of the BIO Advisory Committee
November 7-8, 1996
THURSDAY, NOVEMBER 7 -
Welcome and Approval of Minutes
Dr. Nina Fedoroff, Chair of the Advisory Committee for Biological Sciences (BIOAC), convened the meeting at 8:55 am with a welcome to members and guests. Dr. Mary Clutter, Assistant Director for the Biological Sciences (BIO) then greeted the BIOAC and welcomed new members. Dr. Clutter discussed changes in AD staff positions and stated that Dr. Joseph Bordogna is Acting Deputy Director for NSF. The minutes for the April 1996 meeting were unanimously approved by the BIOAC.
Status of the FY 1997 Budget and Outcomes of BIO AC Recommendations
Dr. Clutter reviewed the current status of the FY 1997 Budget for NSF. Dr. Clutter then reviewed follow-on actions from items discussed by the BIOAC and recommendations made by them at the April 1996 BIOAC meeting. In particular she discussed the BIOAC Home Page, current status of the Recognition Awards for Integrating Research and Education (RAIRE) competition, outcomes of the FY 1996 NSF-EPA Partnership competition, and the status of the STC program review.
The BIOAC discussed:
- The distribution of biology projects throughout NSF
- the efficacy of the Water and Watersheds competition, given its 4% success rate
Dr. Joseph Bordogna, Acting Deputy Director, NSF
Dr. Joseph Bordogna discussed the Government Performance and Results Act (GPRA) and NSF's responsibilities in meeting its requirements. In particular, he discussed the use of objective and subjective measures ("measurables" and "observables") and the need for both visionary and functional strategic plans, as well as the need to submit performance plans with "observables" with each budget. Dr. Bordogna also discussed the outcomes of the Advisory Committee Chairs Meeting (9/13/96). He stated that the Advisory Committees and Committees of Visitors will be critical to our evaluation process under GPRA and mentioned possible roles they can play. Dr. Bordogna briefly discussed interdisciplinary research and risk taking with the BIOAC.
The BIOAC discussed how to determine when the cost to run a program outweighs the benefits provided to the scientific community, especially given flat or declining budgets.
Other Agencies I- FY 1997 Budget
U.S. Department of Energy- Dr. Aristotle Patrinos
Dr. Patrinos reviewed the FY 1997 appropriation for DOE's Office of Health and Environmental Research. In particular, he noted that the increase received in FY 1997 was most likely an aberration and that budgets are likely to decline in the out-years. Dr. Patrinos went on to discuss specific appropriation language that directs how the budget is to be allocated and the major issues and challenges his office faces, including those related to their human genome program, microbial genome program, computational biology, and bioremediation.
The BIOAC briefly discussed the proposed "virtual center" (Human Genome Joint Institute) that DOE is developing to streamline their activities in the Human Genome Project and promote collaboration.
Report on the BIO Senior Staff Retreat- Dr. James Edwards
Dr. Edwards reviewed the outcomes of the Fall 1996 BIO Senior Staff Retreat. The topics Dr. Edwards covered included:
- The status of FastLane
- The importance of attracting visiting scientists to NSF to serve as program officers
- Mechanisms for supporting infrastructure in the biological sciences
- Making priorities in the current budget environment
- Special competitions in the biological sciences
- Issues regarding NSF's review of interdisciplinary research proposals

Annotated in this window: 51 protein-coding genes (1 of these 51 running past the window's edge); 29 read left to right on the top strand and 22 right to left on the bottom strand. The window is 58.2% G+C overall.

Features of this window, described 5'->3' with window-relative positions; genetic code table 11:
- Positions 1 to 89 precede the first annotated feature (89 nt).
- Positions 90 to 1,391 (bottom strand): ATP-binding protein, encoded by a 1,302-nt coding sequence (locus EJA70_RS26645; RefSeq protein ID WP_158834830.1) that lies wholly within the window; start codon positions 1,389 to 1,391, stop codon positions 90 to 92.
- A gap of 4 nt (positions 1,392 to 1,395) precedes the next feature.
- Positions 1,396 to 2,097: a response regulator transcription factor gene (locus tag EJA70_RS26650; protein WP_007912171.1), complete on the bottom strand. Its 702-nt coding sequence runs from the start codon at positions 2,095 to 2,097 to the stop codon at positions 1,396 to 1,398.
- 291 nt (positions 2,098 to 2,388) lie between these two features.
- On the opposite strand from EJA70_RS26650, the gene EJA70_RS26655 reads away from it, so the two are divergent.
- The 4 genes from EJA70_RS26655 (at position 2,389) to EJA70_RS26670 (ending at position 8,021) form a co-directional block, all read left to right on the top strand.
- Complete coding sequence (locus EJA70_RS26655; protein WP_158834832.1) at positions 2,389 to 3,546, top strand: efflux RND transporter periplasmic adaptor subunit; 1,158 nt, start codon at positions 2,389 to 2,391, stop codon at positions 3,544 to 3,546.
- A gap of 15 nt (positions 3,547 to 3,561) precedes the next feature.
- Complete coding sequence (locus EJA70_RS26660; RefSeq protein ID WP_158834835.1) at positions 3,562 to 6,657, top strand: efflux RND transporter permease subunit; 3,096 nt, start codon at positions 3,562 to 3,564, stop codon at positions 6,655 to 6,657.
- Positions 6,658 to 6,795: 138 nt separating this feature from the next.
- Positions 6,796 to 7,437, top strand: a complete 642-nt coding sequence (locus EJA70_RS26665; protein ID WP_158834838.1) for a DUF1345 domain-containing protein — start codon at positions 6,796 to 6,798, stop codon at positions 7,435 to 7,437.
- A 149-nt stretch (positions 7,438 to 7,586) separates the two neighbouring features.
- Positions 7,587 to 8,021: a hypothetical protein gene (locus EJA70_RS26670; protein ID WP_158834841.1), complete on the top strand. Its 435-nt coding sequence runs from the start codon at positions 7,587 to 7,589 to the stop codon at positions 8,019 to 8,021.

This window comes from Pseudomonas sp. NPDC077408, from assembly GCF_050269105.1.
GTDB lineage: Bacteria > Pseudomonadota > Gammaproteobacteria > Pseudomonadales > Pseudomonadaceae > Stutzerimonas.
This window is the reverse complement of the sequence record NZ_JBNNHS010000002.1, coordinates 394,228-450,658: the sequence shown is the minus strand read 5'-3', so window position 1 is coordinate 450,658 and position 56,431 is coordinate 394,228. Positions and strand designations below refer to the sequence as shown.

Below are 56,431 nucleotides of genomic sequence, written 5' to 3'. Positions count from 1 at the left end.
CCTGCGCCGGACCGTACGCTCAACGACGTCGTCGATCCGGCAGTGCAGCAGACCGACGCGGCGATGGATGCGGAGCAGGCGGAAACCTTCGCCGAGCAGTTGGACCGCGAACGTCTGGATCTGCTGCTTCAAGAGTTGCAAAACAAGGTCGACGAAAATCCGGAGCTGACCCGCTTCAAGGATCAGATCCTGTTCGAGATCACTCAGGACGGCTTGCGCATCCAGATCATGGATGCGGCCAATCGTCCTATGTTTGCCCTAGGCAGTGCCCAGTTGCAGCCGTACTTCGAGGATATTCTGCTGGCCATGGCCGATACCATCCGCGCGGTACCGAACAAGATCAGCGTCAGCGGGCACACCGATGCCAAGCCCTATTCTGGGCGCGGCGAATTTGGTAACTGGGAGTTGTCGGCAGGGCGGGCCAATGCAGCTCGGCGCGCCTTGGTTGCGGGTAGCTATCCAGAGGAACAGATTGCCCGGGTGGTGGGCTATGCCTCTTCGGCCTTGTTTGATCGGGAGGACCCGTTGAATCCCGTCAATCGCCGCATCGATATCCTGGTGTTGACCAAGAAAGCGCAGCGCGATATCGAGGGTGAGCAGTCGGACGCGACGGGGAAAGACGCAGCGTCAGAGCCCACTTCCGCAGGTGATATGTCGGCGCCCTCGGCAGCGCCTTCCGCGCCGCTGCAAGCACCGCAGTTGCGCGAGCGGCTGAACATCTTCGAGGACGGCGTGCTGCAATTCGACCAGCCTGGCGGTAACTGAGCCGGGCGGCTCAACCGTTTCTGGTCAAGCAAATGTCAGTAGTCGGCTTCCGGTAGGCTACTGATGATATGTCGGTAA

- New working groups established within BIO
- Difficult questions BIO faces in light of these other issues
The BIOAC discussed:
- The possibility that FastLane could disenfranchise smaller institutions that may not have access to the Internet.
- The difficulty of attracting visiting scientists to NSF to serve as program officers, given the increased pressure to do more research and the current university system reward structure.
- Developing mechanisms to promote self-sufficiency for infrastructural resources in the biological sciences
- The repercussions of diminishing proposal success rates
THURSDAY, NOVEMBER 7 - Afternoon Session
Discussion on Risk Taking
The BIOAC discussed the efficacy of the SGER program and the promotion of risk taking by NSF in general.
Recommendations made by some members of the BIOAC included:
- Do not increase award size and duration of SGERs (or increase only modestly).
- Examine possible current under-utilization of the SGER program.
- Develop a mechanism for tracking the success of SGERs and other high risk, high potential impact proposals.
- Increase the capability of young researchers to do innovative research through postdoctoral fellowship programs, where the research is planned by the postdoc and carried out independently from the mentor/sponsor.
- Send a clear message to the scientific community that encourages innovation and creativity.
The BIOAC also felt that in some cases PIs may not be submitting risky, but potentially high-impact proposals because they perceive that the review system is risk averse or that their ideas may be stolen. They also noted that PIs may still be conducting the riskier research by piggy-backing it onto "regular" grants.
NSB-NSF Merit Review Task Force- Mr. Paul Herer
Mr. Paul Herer, Executive Secretary of the Merit Review Task Force, made a presentation on the report of the Task Force. He reviewed the history of the NSF merit review criteria currently in place and discussed the proposed changes. He stated that the proposed shift from four criteria to two does not necessarily reflect a dramatic change in the criteria, but rather a "repackaging" to ensure that PIs and reviewers consider all criteria. Mr. Herer noted that these changes would be reflected both in the Grant Proposal Guide and the review forms.
Mr. Herer and the BIOAC discussed the need to get input from within NSF and the scientific community on these proposed changes.
Interdisciplinary Research- Dr. Bruce Umminger